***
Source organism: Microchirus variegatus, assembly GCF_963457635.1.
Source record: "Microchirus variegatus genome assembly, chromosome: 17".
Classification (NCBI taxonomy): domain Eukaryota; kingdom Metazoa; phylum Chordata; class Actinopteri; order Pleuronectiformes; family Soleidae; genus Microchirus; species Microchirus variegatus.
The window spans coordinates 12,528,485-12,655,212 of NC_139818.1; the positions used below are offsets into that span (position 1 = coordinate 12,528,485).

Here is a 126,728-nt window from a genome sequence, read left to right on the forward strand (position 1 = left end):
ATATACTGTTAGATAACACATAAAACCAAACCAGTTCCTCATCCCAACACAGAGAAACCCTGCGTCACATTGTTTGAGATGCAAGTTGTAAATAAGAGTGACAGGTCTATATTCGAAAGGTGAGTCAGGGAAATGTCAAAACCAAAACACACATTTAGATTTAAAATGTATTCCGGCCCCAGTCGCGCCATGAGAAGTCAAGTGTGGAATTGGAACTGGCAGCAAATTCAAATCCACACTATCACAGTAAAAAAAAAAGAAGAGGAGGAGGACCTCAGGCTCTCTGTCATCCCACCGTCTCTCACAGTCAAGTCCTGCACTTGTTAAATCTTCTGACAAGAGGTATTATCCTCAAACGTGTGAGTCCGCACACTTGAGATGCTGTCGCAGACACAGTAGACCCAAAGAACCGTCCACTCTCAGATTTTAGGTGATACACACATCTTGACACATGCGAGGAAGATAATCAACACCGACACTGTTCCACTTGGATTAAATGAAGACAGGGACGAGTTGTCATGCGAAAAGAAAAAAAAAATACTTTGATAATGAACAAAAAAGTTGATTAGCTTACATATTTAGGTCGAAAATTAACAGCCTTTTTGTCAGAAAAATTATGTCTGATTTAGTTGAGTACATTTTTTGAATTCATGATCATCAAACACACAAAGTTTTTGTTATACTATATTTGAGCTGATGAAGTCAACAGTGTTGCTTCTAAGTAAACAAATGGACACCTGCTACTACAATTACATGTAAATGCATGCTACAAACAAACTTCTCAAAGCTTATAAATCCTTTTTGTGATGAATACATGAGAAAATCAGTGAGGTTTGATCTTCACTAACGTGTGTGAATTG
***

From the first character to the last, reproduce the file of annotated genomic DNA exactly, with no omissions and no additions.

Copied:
Source organism: Microchirus variegatus, assembly GCF_963457635.1.
Source record: "Microchirus variegatus genome assembly, chromosome: 17".
Classification (NCBI taxonomy): domain Eukaryota; kingdom Metazoa; phylum Chordata; class Actinopteri; order Pleuronectiformes; family Soleidae; genus Microchirus; species Microchirus variegatus.
The window spans coordinates 12,528,485-12,655,212 of NC_139818.1; the positions used below are offsets into that span (position 1 = coordinate 12,528,485).

Here is a 126,728-nt window from a genome sequence, read left to right on the forward strand (position 1 = left end):
ATATACTGTTAGATAACACATAAAACCAAACCAGTTCCTCATCCCAACACAGAGAAACCCTGCGTCACATTGTTTGAGATGCAAGTTGTAAATAAGAGTGACAGGTCTATATTCGAAAGGTGAGTCAGGGAAATGTCAAAACCAAAACACACATTTAGATTTAAAATGTATTCCGGCCCCAGTCGCGCCATGAGAAGTCAAGTGTGGAATTGGAACTGGCAGCAAATTCAAATCCACACTATCACAGTAAAAAAAAAAGAAGAGGAGGAGGACCTCAGGCTCTCTGTCATCCCACCGTCTCTCACAGTCAAGTCCTGCACTTGTTAAATCTTCTGACAAGAGGTATTATCCTCAAACGTGTGAGTCCGCACACTTGAGATGCTGTCGCAGACACAGTAGACCCAAAGAACCGTCCACTCTCAGATTTTAGGTGATACACACATCTTGACACATGCGAGGAAGATAATCAACACCGACACTGTTCCACTTGGATTAAATGAAGACAGGGACGAGTTGTCATGCGAAAAGAAAAAAAAAATACTTTGATAATGAACAAAAAAGTTGATTAGCTTACATATTTAGGTCGAAAATTAACAGCCTTTTTGTCAGAAAAATTATGTCTGATTTAGTTGAGTACATTTTTTGAATTCATGATCATCAAACACACAAAGTTTTTGTTATACTATATTTGAGCTGATGAAGTCAACAGTGTTGCTTCTAAGTAAACAAATGGACACCTGCTACTACAATTACATGTAAATGCATGCTACAAACAAACTTCTCAAAGCTTATAAATCCTTTTTGTGATGAATACATGAGAAAATCAGTGAGGTTTGATCTTCACTAACGTGTGTGAATTG